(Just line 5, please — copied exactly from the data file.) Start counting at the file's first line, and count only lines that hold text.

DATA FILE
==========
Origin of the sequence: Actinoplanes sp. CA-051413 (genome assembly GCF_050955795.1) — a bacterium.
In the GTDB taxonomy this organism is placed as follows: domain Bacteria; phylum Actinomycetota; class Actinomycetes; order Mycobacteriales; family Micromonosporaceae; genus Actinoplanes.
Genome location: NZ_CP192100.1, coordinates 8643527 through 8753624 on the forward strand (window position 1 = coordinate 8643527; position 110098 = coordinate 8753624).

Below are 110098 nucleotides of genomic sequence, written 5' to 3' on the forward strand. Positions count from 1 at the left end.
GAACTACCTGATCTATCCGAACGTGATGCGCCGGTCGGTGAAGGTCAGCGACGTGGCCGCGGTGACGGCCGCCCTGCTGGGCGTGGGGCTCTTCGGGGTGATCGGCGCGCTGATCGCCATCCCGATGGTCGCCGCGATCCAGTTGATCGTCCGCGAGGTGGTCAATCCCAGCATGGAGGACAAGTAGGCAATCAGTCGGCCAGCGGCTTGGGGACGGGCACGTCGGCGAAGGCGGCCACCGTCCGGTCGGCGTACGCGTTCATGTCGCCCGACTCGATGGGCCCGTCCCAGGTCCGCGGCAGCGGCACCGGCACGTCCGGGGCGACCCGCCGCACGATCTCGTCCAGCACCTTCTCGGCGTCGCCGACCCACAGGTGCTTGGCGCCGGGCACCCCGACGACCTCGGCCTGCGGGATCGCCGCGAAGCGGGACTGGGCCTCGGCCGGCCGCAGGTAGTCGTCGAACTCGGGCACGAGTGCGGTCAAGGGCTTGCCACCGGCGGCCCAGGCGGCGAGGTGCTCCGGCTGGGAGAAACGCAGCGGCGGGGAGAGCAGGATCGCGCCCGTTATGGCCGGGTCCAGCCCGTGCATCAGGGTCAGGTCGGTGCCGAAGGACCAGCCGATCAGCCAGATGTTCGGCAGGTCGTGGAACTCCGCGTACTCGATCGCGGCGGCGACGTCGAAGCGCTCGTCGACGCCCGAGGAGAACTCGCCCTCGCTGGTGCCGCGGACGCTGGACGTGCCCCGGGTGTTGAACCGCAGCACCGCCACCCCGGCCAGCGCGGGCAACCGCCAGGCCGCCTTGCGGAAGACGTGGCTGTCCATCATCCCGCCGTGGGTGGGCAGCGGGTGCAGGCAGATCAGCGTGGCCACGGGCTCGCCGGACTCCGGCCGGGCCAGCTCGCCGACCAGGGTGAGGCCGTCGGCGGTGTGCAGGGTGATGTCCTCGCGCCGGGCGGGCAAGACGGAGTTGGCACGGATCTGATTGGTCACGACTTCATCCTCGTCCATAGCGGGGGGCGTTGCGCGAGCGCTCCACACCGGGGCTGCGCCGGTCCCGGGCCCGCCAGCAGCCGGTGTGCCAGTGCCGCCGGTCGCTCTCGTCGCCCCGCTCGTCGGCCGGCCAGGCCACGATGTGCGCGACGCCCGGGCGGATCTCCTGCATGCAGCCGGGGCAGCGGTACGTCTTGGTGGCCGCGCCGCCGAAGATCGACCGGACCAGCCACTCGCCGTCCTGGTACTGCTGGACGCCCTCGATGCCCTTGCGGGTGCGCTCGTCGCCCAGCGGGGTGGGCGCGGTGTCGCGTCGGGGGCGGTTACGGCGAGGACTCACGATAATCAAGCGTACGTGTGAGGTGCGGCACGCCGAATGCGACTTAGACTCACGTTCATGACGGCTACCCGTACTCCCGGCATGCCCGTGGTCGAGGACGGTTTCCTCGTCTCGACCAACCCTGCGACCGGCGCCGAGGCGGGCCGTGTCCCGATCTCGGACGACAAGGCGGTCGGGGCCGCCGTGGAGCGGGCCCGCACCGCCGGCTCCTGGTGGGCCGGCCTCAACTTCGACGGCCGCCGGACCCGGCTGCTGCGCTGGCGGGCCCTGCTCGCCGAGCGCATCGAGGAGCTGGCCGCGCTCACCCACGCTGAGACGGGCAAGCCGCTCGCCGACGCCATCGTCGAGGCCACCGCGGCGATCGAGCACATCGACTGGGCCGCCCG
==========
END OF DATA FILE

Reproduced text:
GAACTACCTGATCTATCCGAACGTGATGCGCCGGTCGGTGAAGGTCAGCGACGTGGCCGCGGTGACGGCCGCCCTGCTGGGCGTGGGGCTCTTCGGGGTGATCGGCGCGCTGATCGCCATCCCGATGGTCGCCGCGATCCAGTTGATCGTCCGCGAGGTGGTCAATCCCAGCATGGAGGACAAGTAGGCAATCAGTCGGCCAGCGGCTTGGGGACGGGCACGTCGGCGAAGGCGGCCACCGTCCGGTCGGCGTACGCGTTCATGTCGCCCGACTCGATGGGCCCGTCCCAGGTCCGCGGCAGCGGCACCGGCACGTCCGGGGCGACCCGCCGCACGATCTCGTCCAGCACCTTCTCGGCGTCGCCGACCCACAGGTGCTTGGCGCCGGGCACCCCGACGACCTCGGCCTGCGGGATCGCCGCGAAGCGGGACTGGGCCTCGGCCGGCCGCAGGTAGTCGTCGAACTCGGGCACGAGTGCGGTCAAGGGCTTGCCACCGGCGGCCCAGGCGGCGAGGTGCTCCGGCTGGGAGAAACGCAGCGGCGGGGAGAGCAGGATCGCGCCCGTTATGGCCGGGTCCAGCCCGTGCATCAGGGTCAGGTCGGTGCCGAAGGACCAGCCGATCAGCCAGATGTTCGGCAGGTCGTGGAACTCCGCGTACTCGATCGCGGCGGCGACGTCGAAGCGCTCGTCGACGCCCGAGGAGAACTCGCCCTCGCTGGTGCCGCGGACGCTGGACGTGCCCCGGGTGTTGAACCGCAGCACCGCCACCCCGGCCAGCGCGGGCAACCGCCAGGCCGCCTTGCGGAAGACGTGGCTGTCCATCATCCCGCCGTGGGTGGGCAGCGGGTGCAGGCAGATCAGCGTGGCCACGGGCTCGCCGGACTCCGGCCGGGCCAGCTCGCCGACCAGGGTGAGGCCGTCGGCGGTGTGCAGGGTGATGTCCTCGCGCCGGGCGGGCAAGACGGAGTTGGCACGGATCTGATTGGTCACGACTTCATCCTCGTCCATAGCGGGGGGCGTTGCGCGAGCGCTCCACACCGGGGCTGCGCCGGTCCCGGGCCCGCCAGCAGCCGGTGTGCCAGTGCCGCCGGTCGCTCTCGTCGCCCCGCTCGTCGGCCGGCCAGGCCACGATGTGCGCGACGCCCGGGCGGATCTCCTGCATGCAGCCGGGGCAGCGGTACGTCTTGGTGGCCGCGCCGCCGAAGATCGACCGGACCAGCCACTCGCCGTCCTGGTACTGCTGGACGCCCTCGATGCCCTTGCGGGTGCGCTCGTCGCCCAGCGGGGTGGGCGCGGTGTCGCGTCGGGGGCGGTTACGGCGAGGACTCACGATAATCAAGCGTACGTGTGAGGTGCGGCACGCCGAATGCGACTTAGACTCACGTTCATGACGGCTACCCGTACTCCCGGCATGCCCGTGGTCGAGGACGGTTTCCTCGTCTCGACCAACCCTGCGACCGGCGCCGAGGCGGGCCGTGTCCCGATCTCGGACGACAAGGCGGTCGGGGCCGCCGTGGAGCGGGCCCGCACCGCCGGCTCCTGGTGGGCCGGCCTCAACTTCGACGGCCGCCGGACCCGGCTGCTGCGCTGGCGGGCCCTGCTCGCCGAGCGCATCGAGGAGCTGGCCGCGCTCACCCACGCTGAGACGGGCAAGCCGCTCGCCGACGCCATCGTCGAGGCCACCGCGGCGATCGAGCACATCGACTGGGCCGCCCG